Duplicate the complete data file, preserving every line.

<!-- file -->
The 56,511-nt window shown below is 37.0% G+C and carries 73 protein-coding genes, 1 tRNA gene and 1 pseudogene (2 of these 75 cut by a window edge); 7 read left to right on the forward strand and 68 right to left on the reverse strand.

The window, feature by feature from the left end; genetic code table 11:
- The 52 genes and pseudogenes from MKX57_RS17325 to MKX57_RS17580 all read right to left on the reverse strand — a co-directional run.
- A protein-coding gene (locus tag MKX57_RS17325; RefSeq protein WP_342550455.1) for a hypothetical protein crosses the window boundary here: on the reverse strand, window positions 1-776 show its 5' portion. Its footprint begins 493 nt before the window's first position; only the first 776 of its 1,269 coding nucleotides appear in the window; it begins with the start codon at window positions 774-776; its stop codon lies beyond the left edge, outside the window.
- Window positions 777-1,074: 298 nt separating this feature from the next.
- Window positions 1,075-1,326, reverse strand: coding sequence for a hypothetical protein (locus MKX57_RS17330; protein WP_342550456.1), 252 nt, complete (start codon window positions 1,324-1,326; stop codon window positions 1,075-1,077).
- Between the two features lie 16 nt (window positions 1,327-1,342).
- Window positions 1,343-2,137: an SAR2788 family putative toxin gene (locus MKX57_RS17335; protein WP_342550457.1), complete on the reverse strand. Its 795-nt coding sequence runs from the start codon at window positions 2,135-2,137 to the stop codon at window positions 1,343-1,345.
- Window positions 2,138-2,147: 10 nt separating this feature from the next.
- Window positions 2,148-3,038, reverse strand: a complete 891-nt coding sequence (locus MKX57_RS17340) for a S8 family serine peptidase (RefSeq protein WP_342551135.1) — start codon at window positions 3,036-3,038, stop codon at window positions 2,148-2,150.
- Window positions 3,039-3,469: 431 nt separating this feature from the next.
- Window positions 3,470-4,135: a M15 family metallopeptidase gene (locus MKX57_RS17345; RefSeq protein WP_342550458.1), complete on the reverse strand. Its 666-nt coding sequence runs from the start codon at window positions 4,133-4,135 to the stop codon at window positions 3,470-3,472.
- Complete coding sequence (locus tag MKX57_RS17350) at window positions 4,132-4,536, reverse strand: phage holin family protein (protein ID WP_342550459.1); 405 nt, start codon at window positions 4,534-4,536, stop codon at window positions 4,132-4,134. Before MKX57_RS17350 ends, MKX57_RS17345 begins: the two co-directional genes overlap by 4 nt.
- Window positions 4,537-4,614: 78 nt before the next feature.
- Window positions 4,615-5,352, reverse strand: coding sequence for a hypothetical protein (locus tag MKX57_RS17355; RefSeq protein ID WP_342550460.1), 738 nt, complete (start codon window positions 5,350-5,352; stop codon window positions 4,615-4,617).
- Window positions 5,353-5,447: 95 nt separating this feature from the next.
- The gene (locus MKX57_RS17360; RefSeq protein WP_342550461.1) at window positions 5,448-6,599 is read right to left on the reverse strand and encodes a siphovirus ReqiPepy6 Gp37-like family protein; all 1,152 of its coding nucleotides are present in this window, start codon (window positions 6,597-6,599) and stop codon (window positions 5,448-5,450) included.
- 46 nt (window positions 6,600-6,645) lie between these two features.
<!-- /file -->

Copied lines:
The 56,511-nt window shown below is 37.0% G+C and carries 73 protein-coding genes, 1 tRNA gene and 1 pseudogene (2 of these 75 cut by a window edge); 7 read left to right on the forward strand and 68 right to left on the reverse strand.

The window, feature by feature from the left end; genetic code table 11:
- The 52 genes and pseudogenes from MKX57_RS17325 to MKX57_RS17580 all read right to left on the reverse strand — a co-directional run.
- A protein-coding gene (locus tag MKX57_RS17325; RefSeq protein WP_342550455.1) for a hypothetical protein crosses the window boundary here: on the reverse strand, window positions 1-776 show its 5' portion. Its footprint begins 493 nt before the window's first position; only the first 776 of its 1,269 coding nucleotides appear in the window; it begins with the start codon at window positions 774-776; its stop codon lies beyond the left edge, outside the window.
- Window positions 777-1,074: 298 nt separating this feature from the next.
- Window positions 1,075-1,326, reverse strand: coding sequence for a hypothetical protein (locus MKX57_RS17330; protein WP_342550456.1), 252 nt, complete (start codon window positions 1,324-1,326; stop codon window positions 1,075-1,077).
- Between the two features lie 16 nt (window positions 1,327-1,342).
- Window positions 1,343-2,137: an SAR2788 family putative toxin gene (locus MKX57_RS17335; protein WP_342550457.1), complete on the reverse strand. Its 795-nt coding sequence runs from the start codon at window positions 2,135-2,137 to the stop codon at window positions 1,343-1,345.
- Window positions 2,138-2,147: 10 nt separating this feature from the next.
- Window positions 2,148-3,038, reverse strand: a complete 891-nt coding sequence (locus MKX57_RS17340) for a S8 family serine peptidase (RefSeq protein WP_342551135.1) — start codon at window positions 3,036-3,038, stop codon at window positions 2,148-2,150.
- Window positions 3,039-3,469: 431 nt separating this feature from the next.
- Window positions 3,470-4,135: a M15 family metallopeptidase gene (locus MKX57_RS17345; RefSeq protein WP_342550458.1), complete on the reverse strand. Its 666-nt coding sequence runs from the start codon at window positions 4,133-4,135 to the stop codon at window positions 3,470-3,472.
- Complete coding sequence (locus tag MKX57_RS17350) at window positions 4,132-4,536, reverse strand: phage holin family protein (protein ID WP_342550459.1); 405 nt, start codon at window positions 4,534-4,536, stop codon at window positions 4,132-4,134. Before MKX57_RS17350 ends, MKX57_RS17345 begins: the two co-directional genes overlap by 4 nt.
- Window positions 4,537-4,614: 78 nt before the next feature.
- Window positions 4,615-5,352, reverse strand: coding sequence for a hypothetical protein (locus tag MKX57_RS17355; RefSeq protein ID WP_342550460.1), 738 nt, complete (start codon window positions 5,350-5,352; stop codon window positions 4,615-4,617).
- Window positions 5,353-5,447: 95 nt separating this feature from the next.
- The gene (locus MKX57_RS17360; RefSeq protein WP_342550461.1) at window positions 5,448-6,599 is read right to left on the reverse strand and encodes a siphovirus ReqiPepy6 Gp37-like family protein; all 1,152 of its coding nucleotides are present in this window, start codon (window positions 6,597-6,599) and stop codon (window positions 5,448-5,450) included.
- 46 nt (window positions 6,600-6,645) lie between these two features.